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Database of Abstracts of Reviews of Effects (DARE): Quality-assessed Reviews [Internet]. York (UK): Centre for Reviews and Dissemination (UK); 1995-.

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Database of Abstracts of Reviews of Effects (DARE): Quality-assessed Reviews [Internet].

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The effects of health coaching on adult patients with chronic diseases: a systematic review

Review published: .

Bibliographic details: Kivela K, Elo S, Kyngas H, Kaariainen M.  The effects of health coaching on adult patients with chronic diseases: a systematic review. Patient Education and Counseling 2014; 97(2): 147-157. [PubMed: 25127667]

Abstract

OBJECTIVE: The aim of this systematic review was to describe the effects of health coaching on adult patients with chronic diseases.

METHODS: The reviewers searched electronic databases and performed a manual search for studies published from 2009 to 2013. The inclusion criteria covered health coaching for adults with chronic diseases by health care professionals. The studies were original, randomized controlled trials or quasi-experimental designs.

RESULTS: Thirteen studies were selected using the inclusion criteria. The results indicate that health coaching produces positive effects on patients' physiological, behavioral and psychological conditions and on their social life. In particular, statistically significant results revealed better weight management, increased physical activity and improved physical and mental health status.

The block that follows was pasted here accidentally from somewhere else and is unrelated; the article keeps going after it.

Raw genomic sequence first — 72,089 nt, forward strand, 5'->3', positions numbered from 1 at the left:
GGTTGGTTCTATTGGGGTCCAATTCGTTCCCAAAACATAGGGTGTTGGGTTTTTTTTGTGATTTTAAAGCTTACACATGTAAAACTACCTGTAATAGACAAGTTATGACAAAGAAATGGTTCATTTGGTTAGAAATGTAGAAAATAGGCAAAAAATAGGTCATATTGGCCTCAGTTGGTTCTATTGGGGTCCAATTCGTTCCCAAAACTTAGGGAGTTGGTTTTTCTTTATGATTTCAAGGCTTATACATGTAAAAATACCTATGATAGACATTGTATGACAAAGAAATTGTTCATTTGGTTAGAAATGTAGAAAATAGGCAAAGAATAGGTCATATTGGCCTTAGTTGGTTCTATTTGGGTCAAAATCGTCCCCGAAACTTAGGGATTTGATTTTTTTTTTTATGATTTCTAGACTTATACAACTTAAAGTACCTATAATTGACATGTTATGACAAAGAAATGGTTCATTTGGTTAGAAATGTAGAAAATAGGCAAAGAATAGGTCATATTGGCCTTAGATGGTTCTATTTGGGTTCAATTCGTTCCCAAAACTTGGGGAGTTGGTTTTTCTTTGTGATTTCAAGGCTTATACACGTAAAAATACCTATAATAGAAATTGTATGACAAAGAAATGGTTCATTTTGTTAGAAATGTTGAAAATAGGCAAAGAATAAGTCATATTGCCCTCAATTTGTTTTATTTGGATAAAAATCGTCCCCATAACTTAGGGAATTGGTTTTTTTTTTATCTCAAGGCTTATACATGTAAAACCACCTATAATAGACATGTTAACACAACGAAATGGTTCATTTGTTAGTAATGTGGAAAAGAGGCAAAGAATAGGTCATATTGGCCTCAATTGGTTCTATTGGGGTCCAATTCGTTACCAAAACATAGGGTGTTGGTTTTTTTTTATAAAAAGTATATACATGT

CONCLUSION: Health coaching improves the management of chronic diseases. Further research into the cost-effectiveness of health coaching and its long-term effectiveness for chronic diseases is needed. Practice implications Health care professionals play key roles in promoting healthy behavior and motivating good care for adults with chronic diseases. Health coaching is an effective patient education method that can be used to motivate and take advantage of a patient's willingness to change their life style and to support the patient's home-based self-care.

Copyright © 2014 Elsevier Ireland Ltd. All rights reserved.

Copyright © 2014 University of York.
Bookshelf ID: NBK293494

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